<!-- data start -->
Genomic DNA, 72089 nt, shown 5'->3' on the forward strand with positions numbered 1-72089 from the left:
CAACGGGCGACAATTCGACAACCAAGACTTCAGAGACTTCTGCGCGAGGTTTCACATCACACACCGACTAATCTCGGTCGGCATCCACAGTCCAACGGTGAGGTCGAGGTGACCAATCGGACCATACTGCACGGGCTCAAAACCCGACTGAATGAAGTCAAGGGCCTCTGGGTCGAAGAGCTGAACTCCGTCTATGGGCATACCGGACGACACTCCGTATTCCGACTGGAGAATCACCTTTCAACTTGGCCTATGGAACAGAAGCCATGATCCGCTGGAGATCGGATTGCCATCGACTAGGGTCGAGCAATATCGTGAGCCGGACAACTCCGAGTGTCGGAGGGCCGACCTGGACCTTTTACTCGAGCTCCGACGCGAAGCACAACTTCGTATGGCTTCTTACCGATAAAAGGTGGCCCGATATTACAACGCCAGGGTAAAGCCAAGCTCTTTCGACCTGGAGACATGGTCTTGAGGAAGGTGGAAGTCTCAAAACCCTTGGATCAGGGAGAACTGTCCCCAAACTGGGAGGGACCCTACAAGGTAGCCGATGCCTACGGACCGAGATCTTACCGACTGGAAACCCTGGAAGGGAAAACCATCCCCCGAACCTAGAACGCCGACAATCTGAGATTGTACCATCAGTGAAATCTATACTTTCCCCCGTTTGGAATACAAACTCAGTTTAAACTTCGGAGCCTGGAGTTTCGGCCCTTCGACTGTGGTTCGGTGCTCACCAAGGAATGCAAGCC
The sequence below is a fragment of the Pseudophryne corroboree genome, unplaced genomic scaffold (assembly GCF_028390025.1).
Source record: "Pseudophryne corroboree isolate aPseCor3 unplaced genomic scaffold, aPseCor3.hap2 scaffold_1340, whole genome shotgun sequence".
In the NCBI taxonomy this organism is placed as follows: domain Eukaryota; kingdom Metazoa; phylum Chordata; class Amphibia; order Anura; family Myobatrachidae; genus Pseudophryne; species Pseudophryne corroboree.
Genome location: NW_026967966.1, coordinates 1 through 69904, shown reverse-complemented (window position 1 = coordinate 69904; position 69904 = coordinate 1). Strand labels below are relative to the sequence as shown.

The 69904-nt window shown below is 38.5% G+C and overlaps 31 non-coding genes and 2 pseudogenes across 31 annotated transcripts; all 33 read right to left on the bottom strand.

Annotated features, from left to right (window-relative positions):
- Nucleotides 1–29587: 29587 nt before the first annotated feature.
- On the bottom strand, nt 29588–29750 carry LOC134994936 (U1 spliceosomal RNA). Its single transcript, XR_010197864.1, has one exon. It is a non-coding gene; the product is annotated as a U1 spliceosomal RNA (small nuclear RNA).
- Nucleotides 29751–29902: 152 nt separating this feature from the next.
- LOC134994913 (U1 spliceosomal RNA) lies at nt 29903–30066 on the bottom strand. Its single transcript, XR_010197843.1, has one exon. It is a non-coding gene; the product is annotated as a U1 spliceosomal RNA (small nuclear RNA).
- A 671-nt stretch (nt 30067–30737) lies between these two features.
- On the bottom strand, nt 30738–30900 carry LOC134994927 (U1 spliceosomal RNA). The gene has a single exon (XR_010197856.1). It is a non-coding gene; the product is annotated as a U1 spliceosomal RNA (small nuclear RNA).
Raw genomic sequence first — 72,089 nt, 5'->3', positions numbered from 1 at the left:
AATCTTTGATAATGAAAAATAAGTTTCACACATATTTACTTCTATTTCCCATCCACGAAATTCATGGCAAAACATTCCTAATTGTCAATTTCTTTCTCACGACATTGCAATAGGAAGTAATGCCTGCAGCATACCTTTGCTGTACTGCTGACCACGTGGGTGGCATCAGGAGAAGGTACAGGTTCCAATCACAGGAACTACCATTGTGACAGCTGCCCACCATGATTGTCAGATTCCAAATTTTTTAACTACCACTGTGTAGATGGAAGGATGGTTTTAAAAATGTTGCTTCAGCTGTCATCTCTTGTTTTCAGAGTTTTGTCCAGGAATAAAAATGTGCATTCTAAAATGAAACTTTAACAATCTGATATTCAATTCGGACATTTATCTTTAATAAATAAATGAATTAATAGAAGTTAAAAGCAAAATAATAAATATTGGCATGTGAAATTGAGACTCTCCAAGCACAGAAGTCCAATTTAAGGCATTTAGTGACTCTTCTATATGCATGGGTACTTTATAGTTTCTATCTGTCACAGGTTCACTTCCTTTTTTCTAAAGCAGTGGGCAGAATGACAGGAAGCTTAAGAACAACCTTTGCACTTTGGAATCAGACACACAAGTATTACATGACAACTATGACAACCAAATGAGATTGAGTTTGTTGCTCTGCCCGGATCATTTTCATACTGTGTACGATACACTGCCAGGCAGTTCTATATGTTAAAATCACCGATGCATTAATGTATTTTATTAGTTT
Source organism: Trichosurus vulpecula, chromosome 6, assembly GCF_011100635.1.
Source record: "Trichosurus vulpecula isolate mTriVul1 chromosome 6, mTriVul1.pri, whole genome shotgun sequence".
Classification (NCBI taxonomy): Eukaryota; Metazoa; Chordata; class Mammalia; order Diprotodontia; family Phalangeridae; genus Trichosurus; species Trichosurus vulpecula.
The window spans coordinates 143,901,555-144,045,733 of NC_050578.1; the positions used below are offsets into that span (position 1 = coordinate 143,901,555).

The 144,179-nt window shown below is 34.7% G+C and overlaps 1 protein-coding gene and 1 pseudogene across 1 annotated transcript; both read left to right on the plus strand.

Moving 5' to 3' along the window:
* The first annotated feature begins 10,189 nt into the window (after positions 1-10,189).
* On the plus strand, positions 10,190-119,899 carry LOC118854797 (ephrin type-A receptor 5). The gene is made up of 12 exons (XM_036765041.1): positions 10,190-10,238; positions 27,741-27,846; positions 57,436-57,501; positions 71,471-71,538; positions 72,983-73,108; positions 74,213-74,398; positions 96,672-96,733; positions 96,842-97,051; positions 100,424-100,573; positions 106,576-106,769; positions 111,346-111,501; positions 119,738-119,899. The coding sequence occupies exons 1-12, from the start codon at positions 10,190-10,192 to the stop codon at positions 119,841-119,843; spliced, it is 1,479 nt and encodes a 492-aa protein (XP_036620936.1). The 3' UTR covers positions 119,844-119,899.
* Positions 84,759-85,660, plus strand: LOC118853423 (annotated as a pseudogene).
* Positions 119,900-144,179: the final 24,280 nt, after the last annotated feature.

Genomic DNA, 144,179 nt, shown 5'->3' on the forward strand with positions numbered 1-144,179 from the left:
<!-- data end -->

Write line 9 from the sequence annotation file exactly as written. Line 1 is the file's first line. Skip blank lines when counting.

- Nucleotides 1–29587: 29587 nt before the first annotated feature.